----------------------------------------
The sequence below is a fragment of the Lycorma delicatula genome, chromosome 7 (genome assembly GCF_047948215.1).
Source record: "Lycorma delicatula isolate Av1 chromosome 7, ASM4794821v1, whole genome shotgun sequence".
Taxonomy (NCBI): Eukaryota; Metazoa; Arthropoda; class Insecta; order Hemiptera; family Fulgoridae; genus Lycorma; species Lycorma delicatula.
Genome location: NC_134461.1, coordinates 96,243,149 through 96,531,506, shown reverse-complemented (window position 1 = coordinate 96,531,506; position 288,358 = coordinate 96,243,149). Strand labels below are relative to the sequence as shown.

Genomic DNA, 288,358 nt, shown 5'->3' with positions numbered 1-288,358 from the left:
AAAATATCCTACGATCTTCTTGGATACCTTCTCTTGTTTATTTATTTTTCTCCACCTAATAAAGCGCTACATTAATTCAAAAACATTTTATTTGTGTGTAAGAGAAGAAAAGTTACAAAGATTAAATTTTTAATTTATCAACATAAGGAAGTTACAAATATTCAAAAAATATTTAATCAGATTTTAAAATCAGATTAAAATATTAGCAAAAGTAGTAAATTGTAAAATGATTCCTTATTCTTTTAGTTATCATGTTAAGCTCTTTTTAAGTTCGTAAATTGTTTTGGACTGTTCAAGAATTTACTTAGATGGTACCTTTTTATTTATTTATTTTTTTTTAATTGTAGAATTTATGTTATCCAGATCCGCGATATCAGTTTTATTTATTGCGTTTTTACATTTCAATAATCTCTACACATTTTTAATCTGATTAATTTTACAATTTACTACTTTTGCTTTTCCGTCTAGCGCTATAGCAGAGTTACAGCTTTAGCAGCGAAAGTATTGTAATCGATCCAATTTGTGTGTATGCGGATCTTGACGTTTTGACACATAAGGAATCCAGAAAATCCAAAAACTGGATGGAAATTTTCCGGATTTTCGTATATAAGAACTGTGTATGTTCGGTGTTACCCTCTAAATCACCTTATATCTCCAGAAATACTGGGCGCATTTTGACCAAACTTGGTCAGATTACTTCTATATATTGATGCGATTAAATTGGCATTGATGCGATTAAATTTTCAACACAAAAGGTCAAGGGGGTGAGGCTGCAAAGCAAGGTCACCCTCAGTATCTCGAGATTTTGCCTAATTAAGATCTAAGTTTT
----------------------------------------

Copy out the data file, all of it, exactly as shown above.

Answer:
The sequence below is a fragment of the Lycorma delicatula genome, chromosome 7 (genome assembly GCF_047948215.1).
Source record: "Lycorma delicatula isolate Av1 chromosome 7, ASM4794821v1, whole genome shotgun sequence".
Taxonomy (NCBI): Eukaryota; Metazoa; Arthropoda; class Insecta; order Hemiptera; family Fulgoridae; genus Lycorma; species Lycorma delicatula.
Genome location: NC_134461.1, coordinates 96,243,149 through 96,531,506, shown reverse-complemented (window position 1 = coordinate 96,531,506; position 288,358 = coordinate 96,243,149). Strand labels below are relative to the sequence as shown.

Genomic DNA, 288,358 nt, shown 5'->3' with positions numbered 1-288,358 from the left:
AAAATATCCTACGATCTTCTTGGATACCTTCTCTTGTTTATTTATTTTTCTCCACCTAATAAAGCGCTACATTAATTCAAAAACATTTTATTTGTGTGTAAGAGAAGAAAAGTTACAAAGATTAAATTTTTAATTTATCAACATAAGGAAGTTACAAATATTCAAAAAATATTTAATCAGATTTTAAAATCAGATTAAAATATTAGCAAAAGTAGTAAATTGTAAAATGATTCCTTATTCTTTTAGTTATCATGTTAAGCTCTTTTTAAGTTCGTAAATTGTTTTGGACTGTTCAAGAATTTACTTAGATGGTACCTTTTTATTTATTTATTTTTTTTTAATTGTAGAATTTATGTTATCCAGATCCGCGATATCAGTTTTATTTATTGCGTTTTTACATTTCAATAATCTCTACACATTTTTAATCTGATTAATTTTACAATTTACTACTTTTGCTTTTCCGTCTAGCGCTATAGCAGAGTTACAGCTTTAGCAGCGAAAGTATTGTAATCGATCCAATTTGTGTGTATGCGGATCTTGACGTTTTGACACATAAGGAATCCAGAAAATCCAAAAACTGGATGGAAATTTTCCGGATTTTCGTATATAAGAACTGTGTATGTTCGGTGTTACCCTCTAAATCACCTTATATCTCCAGAAATACTGGGCGCATTTTGACCAAACTTGGTCAGATTACTTCTATATATTGATGCGATTAAATTGGCATTGATGCGATTAAATTTTCAACACAAAAGGTCAAGGGGGTGAGGCTGCAAAGCAAGGTCACCCTCAGTATCTCGAGATTTTGCCTAATTAAGATCTAAGTTTT